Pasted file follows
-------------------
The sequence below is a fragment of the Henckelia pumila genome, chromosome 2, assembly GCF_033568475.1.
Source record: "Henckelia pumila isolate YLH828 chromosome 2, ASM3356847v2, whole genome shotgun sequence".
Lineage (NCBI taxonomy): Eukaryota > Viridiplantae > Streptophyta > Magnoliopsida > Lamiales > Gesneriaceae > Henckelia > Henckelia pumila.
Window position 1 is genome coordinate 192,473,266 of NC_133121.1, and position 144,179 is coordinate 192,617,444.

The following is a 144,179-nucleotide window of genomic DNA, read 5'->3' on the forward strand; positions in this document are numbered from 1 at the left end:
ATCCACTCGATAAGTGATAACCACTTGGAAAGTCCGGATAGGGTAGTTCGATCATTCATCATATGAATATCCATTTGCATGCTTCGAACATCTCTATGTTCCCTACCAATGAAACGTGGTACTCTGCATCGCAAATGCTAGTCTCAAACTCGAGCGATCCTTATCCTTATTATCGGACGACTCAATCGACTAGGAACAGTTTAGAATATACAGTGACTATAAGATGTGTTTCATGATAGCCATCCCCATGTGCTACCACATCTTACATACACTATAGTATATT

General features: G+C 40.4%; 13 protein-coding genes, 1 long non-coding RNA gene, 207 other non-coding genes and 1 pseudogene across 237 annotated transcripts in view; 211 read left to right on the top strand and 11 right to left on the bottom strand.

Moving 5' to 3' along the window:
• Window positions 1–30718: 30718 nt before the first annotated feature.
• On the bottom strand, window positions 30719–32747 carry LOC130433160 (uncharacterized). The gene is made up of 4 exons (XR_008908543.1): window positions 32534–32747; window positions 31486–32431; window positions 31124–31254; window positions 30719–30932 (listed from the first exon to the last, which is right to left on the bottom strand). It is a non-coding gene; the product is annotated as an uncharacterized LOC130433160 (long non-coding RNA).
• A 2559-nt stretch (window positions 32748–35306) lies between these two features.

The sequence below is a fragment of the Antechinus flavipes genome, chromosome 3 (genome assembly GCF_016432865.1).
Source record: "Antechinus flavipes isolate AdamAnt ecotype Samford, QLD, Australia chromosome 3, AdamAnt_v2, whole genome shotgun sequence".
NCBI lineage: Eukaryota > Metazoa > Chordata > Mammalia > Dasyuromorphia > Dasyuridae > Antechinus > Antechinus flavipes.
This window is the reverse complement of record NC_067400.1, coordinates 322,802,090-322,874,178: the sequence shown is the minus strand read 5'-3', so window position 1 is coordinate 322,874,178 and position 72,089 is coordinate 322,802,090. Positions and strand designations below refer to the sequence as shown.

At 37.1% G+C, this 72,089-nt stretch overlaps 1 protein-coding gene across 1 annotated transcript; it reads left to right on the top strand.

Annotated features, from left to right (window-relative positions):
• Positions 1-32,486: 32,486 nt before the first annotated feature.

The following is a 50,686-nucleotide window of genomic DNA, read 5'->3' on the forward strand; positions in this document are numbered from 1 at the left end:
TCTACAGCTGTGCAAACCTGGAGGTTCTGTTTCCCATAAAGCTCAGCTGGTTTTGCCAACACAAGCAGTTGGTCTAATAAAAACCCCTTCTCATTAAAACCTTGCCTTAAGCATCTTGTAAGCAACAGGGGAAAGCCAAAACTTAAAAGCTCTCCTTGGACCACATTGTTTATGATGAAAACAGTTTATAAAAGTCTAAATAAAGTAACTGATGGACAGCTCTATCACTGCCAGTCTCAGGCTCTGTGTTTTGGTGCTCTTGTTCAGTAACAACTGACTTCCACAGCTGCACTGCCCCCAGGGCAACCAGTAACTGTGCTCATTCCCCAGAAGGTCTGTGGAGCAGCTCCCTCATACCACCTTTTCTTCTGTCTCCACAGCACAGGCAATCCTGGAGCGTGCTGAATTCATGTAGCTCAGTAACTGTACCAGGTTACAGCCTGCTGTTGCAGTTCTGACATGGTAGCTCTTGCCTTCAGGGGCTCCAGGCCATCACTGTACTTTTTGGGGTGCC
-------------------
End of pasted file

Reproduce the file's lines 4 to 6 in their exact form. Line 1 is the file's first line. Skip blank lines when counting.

Window position 1 is genome coordinate 192,473,266 of NC_133121.1, and position 144,179 is coordinate 192,617,444.

The following is a 144,179-nucleotide window of genomic DNA, read 5'->3' on the forward strand; positions in this document are numbered from 1 at the left end:
ATCCACTCGATAAGTGATAACCACTTGGAAAGTCCGGATAGGGTAGTTCGATCATTCATCATATGAATATCCATTTGCATGCTTCGAACATCTCTATGTTCCCTACCAATGAAACGTGGTACTCTGCATCGCAAATGCTAGTCTCAAACTCGAGCGATCCTTATCCTTATTATCGGACGACTCAATCGACTAGGAACAGTTTAGAATATACAGTGACTATAAGATGTGTTTCATGATAGCCATCCCCATGTGCTACCACATCTTACATACACTATAGTATATT